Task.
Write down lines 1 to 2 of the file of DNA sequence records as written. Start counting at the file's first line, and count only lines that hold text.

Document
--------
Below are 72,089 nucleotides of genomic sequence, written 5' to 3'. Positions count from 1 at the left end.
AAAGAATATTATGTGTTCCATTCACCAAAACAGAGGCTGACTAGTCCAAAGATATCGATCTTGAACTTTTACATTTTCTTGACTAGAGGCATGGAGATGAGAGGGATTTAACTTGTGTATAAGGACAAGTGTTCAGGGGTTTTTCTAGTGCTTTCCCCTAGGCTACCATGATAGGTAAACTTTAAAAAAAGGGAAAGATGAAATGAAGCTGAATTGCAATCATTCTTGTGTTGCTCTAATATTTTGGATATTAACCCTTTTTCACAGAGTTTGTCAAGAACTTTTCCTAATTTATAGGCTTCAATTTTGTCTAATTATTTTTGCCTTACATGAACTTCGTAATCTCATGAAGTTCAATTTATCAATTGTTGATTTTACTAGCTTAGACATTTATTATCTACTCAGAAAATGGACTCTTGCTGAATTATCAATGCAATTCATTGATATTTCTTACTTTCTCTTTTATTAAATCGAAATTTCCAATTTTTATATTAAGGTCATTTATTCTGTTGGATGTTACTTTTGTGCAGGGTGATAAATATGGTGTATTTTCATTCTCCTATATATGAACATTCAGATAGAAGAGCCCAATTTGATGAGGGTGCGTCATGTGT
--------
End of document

Below are 72,089 nucleotides of genomic sequence, written 5' to 3'. Positions count from 1 at the left end.
AAAGAATATTATGTGTTCCATTCACCAAAACAGAGGCTGACTAGTCCAAAGATATCGATCTTGAACTTTTACATTTTCTTGACTAGAGGCATGGAGATGAGAGGGATTTAACTTGTGTATAAGGACAAGTGTTCAGGGGTTTTTCTAGTGCTTTCCCCTAGGCTACCATGATAGGTAAACTTTAAAAAAAGGGAAAGATGAAATGAAGCTGAATTGCAATCATTCTTGTGTTGCTCTAATATTTTGGATATTAACCCTTTTTCACAGAGTTTGTCAAGAACTTTTCCTAATTTATAGGCTTCAATTTTGTCTAATTATTTTTGCCTTACATGAACTTCGTAATCTCATGAAGTTCAATTTATCAATTGTTGATTTTACTAGCTTAGACATTTATTATCTACTCAGAAAATGGACTCTTGCTGAATTATCAATGCAATTCATTGATATTTCTTACTTTCTCTTTTATTAAATCGAAATTTCCAATTTTTATATTAAGGTCATTTATTCTGTTGGATGTTACTTTTGTGCAGGGTGATAAATATGGTGTATTTTCATTCTCCTATATATGAACATTCAGATAGAAGAGCCCAATTTGATGAGGGTGCGTCATGTGT